Here are two diagrams showing you how to connect them using a relay. For reasons I am unable to fathom, some people produce and sell relay kits that have no way to mount the relay. Soon after the first use the spots locked on and wouldn't turn off. The High indicator is wired on the negative side of the low-beam filament going to ground. Make sure you put a minimum 30A fuse or circuit breaker into this wire as close to the connection with the battery or other wiring as possible.
Car equipped with Smart Alternators usually have a dedicated earthing point adjacent to the battery, this is an ideal location to use as your earthing point. When the lows are on that wire is grounded and will not trip the relay. Can anyone tell me exactly which colour wire that I need to tap into, from those two red and black wires to find the high beam and not blow a fuse at the same time. Fortunately, doing it yourself is not as complicated as it sounds. I did not tell you that you should do this - only that you could do this. Ensure a good connection by filing off any paint, rust, or grit from the earthing point. Furthermore the lugs might overheat and for 26 amp you would need fairly thick wires as well, so I would suggest rather to wire each set of spots on their own circuit with their own relay.
This is not guaranteed to be 100% correct and you should use common sense when attempting any repairs or modifications to your vehicle. Put 12V+ to one side of the relay coil and put the other side to Pin 5. Check that all connection a securely fastened, and then proceed to reconnect the factory negative terminal of your battery. In other words if you are installing a 330W light bar that has a max drain of 27. Here's the diagram I'm using. Am I able to run the wire from this third light up to the other 'lights' side of the existing double relay both sides of the relay will each take two 100 watt spotties. So read on and learn how to do this.
I have been recovering from a major op which meant I couldn't do much of anything for a long time. I'm still aprehensive about wiring up my spots and it is mainly because of the earth switching. It seems that with out lights being a bi-xenon light one light for high and low , the 3 prong connector at the light works in a way that 1 prong is ground, 1 is for general headlight power, and 1 is for toggling high and low. All seemed straight forward so have wired per diagram, hook it all up. If you don't the spotlights will stay on with the headlight switch in all positions. When you are not using a relay, the control switch needs to be able to handle the full current of the installed lights.
But you said you don't have a relay on the headlights? Always wear the appropriate safety equipment. When the lows are off, the ground for the low filament is interrupted and power flows to the hi-beam indicator. No need to test, I'm certain. Note that in the original version of this diagram, I had the labels for the right side headlights reversed - it has since been corrected thanks to a sharp-eyed reader who pointed out the mistake to me. This helps ensure that you will have a more secure and lower resistance connection that will not degrade over time.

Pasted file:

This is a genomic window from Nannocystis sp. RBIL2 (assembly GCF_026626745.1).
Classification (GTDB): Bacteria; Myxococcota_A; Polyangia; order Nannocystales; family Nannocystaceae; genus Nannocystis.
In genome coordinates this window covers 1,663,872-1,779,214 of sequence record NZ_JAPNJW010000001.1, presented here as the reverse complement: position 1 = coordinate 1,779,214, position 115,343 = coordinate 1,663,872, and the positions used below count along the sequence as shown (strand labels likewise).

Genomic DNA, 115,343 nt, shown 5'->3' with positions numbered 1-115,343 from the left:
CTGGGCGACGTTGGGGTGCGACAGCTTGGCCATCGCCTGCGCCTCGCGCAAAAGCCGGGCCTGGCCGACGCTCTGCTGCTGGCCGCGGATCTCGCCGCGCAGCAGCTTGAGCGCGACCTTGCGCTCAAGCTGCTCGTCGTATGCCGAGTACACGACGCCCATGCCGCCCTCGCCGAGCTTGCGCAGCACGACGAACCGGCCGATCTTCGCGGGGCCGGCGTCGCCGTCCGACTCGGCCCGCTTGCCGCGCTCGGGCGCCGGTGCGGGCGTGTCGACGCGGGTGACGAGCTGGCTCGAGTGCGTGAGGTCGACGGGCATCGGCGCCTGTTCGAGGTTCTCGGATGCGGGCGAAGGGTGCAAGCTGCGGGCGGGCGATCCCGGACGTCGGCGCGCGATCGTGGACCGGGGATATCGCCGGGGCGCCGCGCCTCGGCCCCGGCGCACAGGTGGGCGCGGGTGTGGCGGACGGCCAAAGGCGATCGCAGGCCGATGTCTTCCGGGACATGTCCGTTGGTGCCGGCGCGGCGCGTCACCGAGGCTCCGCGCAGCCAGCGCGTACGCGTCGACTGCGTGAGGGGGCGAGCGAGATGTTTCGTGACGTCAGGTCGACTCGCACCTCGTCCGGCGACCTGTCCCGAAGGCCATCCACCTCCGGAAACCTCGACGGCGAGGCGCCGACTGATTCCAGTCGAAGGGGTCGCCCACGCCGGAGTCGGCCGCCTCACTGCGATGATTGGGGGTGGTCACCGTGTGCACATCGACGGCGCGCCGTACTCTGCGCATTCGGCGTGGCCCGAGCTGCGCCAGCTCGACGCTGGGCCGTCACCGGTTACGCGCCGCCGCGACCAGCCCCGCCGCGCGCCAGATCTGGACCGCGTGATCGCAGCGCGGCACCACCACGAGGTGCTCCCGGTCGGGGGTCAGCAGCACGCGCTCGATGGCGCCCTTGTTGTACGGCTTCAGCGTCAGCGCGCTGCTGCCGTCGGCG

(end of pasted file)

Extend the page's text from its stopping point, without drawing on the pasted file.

Just leave Pin 4 attached to high-beam tap and connect Pin 6 to a 12V+ key-on source. Hi Fellas,Been a while Minimin,9 months mate and you still havent wired those lights up;;;;;; Only joking mate sorry to hear about your operation champ,hope all is going to plan for you now mate. We also suggest adding a fuse. There are many different brands out there, so look for a reputable manufacturer. If your test lamp or leads does not have a sharp point, use a needle and stick it into the first wire. The independent feature works and switch light comes on to indicate it. Nothing should be out of the ordinary here.
To put this into perspective, a 10% drop in voltage between the battery and the headlight is not uncommon - and that can cause up to a 30% drop in light output! Find a long, quiet stretch of road and adjust the height of the beams to exactly where you want them. Cheers Hi Brickpaver, nice to meet you too mate,I hard wired mine so as soon as I flash or hit high beam they come on. The switch will activate the driving lights when you turn on your vehicle's high beams. Does anyone know for sure if our 4runners headlights are negative switched? It is good practise and should not be ignored. I just wasn't sure if if was still the same principle in newer vehicles,. Take some spanners and go for a drive.
If you are installing lights over 100W it is advisable to multiply the required drain by a factor of 1. I did it this way as I didnt want to drill holes for a switch and also run additional wires simply to have a switch. If not try the other wires as well. Sometimes the connectors are inside the headlight assembly, whereby you will need to remove the dust-cap to access the high beam bulb. If in doubt consult a factory wiring diagram for your car or break out the old multi-meter and do some testing and tracing of the wires in your harness to figure out what goes where.
In the down time I used to file, polish and balance my Cooper S rods. A possible idea is to earth the wires onto the negative pole of the battery. In this case, the high beam?? I could help you more but I am not really sure how your relay and light bar are hitched up to the circuit shown. Do not connect these terminal just yet. This entire page is written from the perspective of the traditional positive-to-negative power flow in an electrical circuit. Just make sure that you use decent sized wires and a proper fuse holder for the connection of the power between the battery and the relay as well as the spot lights.